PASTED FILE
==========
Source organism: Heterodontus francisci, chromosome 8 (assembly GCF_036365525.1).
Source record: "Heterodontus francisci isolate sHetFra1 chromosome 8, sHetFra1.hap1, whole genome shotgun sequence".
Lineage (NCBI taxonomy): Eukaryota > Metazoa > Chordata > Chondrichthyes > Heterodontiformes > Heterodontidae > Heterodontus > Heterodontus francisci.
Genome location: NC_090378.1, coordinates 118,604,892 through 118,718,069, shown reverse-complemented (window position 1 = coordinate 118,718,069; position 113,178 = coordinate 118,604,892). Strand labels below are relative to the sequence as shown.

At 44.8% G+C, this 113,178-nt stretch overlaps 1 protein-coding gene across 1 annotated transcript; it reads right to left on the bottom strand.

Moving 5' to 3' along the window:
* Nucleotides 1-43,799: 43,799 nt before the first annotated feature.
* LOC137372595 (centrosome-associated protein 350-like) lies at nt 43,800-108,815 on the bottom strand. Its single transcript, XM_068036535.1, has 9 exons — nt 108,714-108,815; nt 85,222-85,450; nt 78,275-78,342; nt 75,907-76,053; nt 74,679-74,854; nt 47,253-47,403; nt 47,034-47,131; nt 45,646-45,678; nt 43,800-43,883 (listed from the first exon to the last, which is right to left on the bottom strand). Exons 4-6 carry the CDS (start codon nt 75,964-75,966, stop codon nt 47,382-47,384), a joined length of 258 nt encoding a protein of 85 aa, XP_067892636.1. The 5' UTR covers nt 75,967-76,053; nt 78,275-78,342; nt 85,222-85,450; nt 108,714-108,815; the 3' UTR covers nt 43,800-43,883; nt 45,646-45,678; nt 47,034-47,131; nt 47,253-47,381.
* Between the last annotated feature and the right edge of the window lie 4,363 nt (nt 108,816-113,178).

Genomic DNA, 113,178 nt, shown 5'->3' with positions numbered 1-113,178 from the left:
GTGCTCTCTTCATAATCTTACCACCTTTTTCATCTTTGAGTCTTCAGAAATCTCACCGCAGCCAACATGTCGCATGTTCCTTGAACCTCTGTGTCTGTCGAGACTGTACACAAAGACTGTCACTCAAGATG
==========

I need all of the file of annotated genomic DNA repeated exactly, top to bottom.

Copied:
Source organism: Heterodontus francisci, chromosome 8 (assembly GCF_036365525.1).
Source record: "Heterodontus francisci isolate sHetFra1 chromosome 8, sHetFra1.hap1, whole genome shotgun sequence".
Lineage (NCBI taxonomy): Eukaryota > Metazoa > Chordata > Chondrichthyes > Heterodontiformes > Heterodontidae > Heterodontus > Heterodontus francisci.
Genome location: NC_090378.1, coordinates 118,604,892 through 118,718,069, shown reverse-complemented (window position 1 = coordinate 118,718,069; position 113,178 = coordinate 118,604,892). Strand labels below are relative to the sequence as shown.

At 44.8% G+C, this 113,178-nt stretch overlaps 1 protein-coding gene across 1 annotated transcript; it reads right to left on the bottom strand.

Moving 5' to 3' along the window:
* Nucleotides 1-43,799: 43,799 nt before the first annotated feature.
* LOC137372595 (centrosome-associated protein 350-like) lies at nt 43,800-108,815 on the bottom strand. Its single transcript, XM_068036535.1, has 9 exons — nt 108,714-108,815; nt 85,222-85,450; nt 78,275-78,342; nt 75,907-76,053; nt 74,679-74,854; nt 47,253-47,403; nt 47,034-47,131; nt 45,646-45,678; nt 43,800-43,883 (listed from the first exon to the last, which is right to left on the bottom strand). Exons 4-6 carry the CDS (start codon nt 75,964-75,966, stop codon nt 47,382-47,384), a joined length of 258 nt encoding a protein of 85 aa, XP_067892636.1. The 5' UTR covers nt 75,967-76,053; nt 78,275-78,342; nt 85,222-85,450; nt 108,714-108,815; the 3' UTR covers nt 43,800-43,883; nt 45,646-45,678; nt 47,034-47,131; nt 47,253-47,381.
* Between the last annotated feature and the right edge of the window lie 4,363 nt (nt 108,816-113,178).

Genomic DNA, 113,178 nt, shown 5'->3' with positions numbered 1-113,178 from the left:
GTGCTCTCTTCATAATCTTACCACCTTTTTCATCTTTGAGTCTTCAGAAATCTCACCGCAGCCAACATGTCGCATGTTCCTTGAACCTCTGTGTCTGTCGAGACTGTACACAAAGACTGTCACTCAAGATG